Stephanie Lynn "Stevie" Nicks. Artist, singer, performer, musician. b. May 26, 1948.
Stephanie Lynn Nicks was born in Phoenix, Arizona. Her parents, Jess and Barbara Nicks, liked to move around a lot as her father sought new and innovative ways to climb the corporate ladder and accumulate financial success. Stevie's mother occupied her daughter's time with tales of fantasy, faeries and other things beyond the realm of buzzing street lamps and windshield wipers.
Stevie's grandfather, Aaron Nicks, was a country/western singer whose unsuccessful career in music led him to retreat to the mountains in search of solitude. His frustration with his own career turned to elation when his four year old granddaughter began singing along with him on old country classics and dancing on tabletops at the bar her father owned.
During Stevie's high school years, her parents relocated to San Francisco. Although they relocated again two years later, Stevie stayed in San Francisco. Her first band, The Changing Times, played high school dances and functions. Her second, the Fritz Raybyne Memorial Band, a psychedelic rock band more commonly known as "Fritz," a quartet that included a young man known as Lindsey Buckingham. They mananged to find a few paying gigs, including opening for Janis Joplin and Jimi Hendrix, but put an end to their existence in 1971.
Both Stevie and Lindsey Buckingham were attending San Jose State at the time of Fritz's dismemberment. Shortly thereafter, they both dropped out of school and moved to Los Angeles in the hopes of finding a successful musical career together.
In 1973, Buckingham Nicks released their first and only album. Both Stevie Nicks and Lindsey Buckingham appeared nude on the cover. An argument ensued about whether or not the cover was artistic or not, with Lindsey taking pro and Stevie taking con.
Not long after its release, the Buckingham Nicks album is dropped completely by Polydor Records. Out of money and with their luck taking a downward turn, Stevie takes a job as a waitress. Things are going so badly that they begin to wonder how long it will take them to starve to death.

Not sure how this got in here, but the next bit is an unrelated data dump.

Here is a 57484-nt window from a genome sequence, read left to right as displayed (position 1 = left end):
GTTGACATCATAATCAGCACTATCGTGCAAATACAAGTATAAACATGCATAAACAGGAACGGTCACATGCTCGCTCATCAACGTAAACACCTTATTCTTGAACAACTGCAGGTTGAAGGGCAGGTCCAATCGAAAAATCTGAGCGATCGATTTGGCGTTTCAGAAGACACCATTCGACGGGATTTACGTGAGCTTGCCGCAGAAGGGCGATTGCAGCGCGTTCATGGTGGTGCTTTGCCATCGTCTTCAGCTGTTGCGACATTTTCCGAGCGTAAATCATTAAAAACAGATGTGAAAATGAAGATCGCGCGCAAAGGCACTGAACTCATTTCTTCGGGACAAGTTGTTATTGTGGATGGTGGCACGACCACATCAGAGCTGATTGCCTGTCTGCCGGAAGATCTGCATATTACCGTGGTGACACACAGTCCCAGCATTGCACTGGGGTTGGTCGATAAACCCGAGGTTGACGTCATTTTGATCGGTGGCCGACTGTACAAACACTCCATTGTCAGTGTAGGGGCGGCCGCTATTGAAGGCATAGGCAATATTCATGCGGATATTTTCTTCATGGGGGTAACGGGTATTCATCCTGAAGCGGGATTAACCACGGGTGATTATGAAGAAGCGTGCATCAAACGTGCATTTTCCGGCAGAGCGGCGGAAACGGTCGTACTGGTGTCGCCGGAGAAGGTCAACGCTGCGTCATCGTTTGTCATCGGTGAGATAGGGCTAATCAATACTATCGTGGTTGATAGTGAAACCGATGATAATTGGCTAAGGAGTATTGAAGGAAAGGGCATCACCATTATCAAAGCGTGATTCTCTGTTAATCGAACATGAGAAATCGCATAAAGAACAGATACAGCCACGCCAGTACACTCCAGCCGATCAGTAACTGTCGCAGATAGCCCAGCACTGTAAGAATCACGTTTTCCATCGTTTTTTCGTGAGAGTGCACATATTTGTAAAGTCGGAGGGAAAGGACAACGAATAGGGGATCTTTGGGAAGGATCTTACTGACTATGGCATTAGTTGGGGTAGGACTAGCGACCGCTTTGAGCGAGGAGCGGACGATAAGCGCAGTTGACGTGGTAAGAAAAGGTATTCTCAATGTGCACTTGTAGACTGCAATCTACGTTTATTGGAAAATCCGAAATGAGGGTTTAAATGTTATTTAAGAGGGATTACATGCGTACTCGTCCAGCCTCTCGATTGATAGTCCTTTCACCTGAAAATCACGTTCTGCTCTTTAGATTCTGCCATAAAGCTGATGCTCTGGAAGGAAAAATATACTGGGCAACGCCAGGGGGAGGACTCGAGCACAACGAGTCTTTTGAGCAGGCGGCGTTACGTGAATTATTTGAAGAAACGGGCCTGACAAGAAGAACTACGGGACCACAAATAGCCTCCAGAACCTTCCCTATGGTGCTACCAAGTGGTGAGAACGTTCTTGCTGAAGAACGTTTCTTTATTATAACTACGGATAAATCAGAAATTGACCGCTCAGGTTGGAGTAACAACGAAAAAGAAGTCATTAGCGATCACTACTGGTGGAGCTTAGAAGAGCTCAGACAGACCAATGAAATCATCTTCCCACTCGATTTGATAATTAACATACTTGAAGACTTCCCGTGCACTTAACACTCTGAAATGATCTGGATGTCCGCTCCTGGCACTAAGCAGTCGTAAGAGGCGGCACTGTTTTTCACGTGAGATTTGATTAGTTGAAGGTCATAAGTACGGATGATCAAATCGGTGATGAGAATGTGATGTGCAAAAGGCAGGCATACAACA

Just as the starving to death talk becomes serious, Stevie and Lindsey are contacted by Mick Fleetwood, who has had a vision about adding the two of them to a re-vamped Fleetwood Mac lineup. With the last of their funds, Stevie runs out to purchase all of Fleetwood Mac's albums. Concerned that this is a band that she might be unable to relate to, Stevie Nicks hears a mystical side to Fleetwood Mac that leaves her feeling very excited.
In about four months, the 1975 self-titled Fleetwood Mac album is released and features a hit single, "Rhiannon," written by Stevie. At the same time she writes a number of other songs that Fleetwood Mac shows no interest in recording but will eventually become the foundation of her future solo career.
In 1976, the Buckingham Nicks enhanced Fleetwood Mac began recording their second album and also embraced the late seventies concept of divorce/breakup within a band infrastructure (see also ABBA). Christine and John McVie were waving adios to their marriage, Stevie and Lindsey weren't getting on very well romantically and Mick Fleetwood was filing for divorce from someone not actually in the band. The result of all this was a personal album about all this and more called Rumours. Stevie Nicks' "Dreams" becomes the only number one hit for Fleetwood Mac in the United States.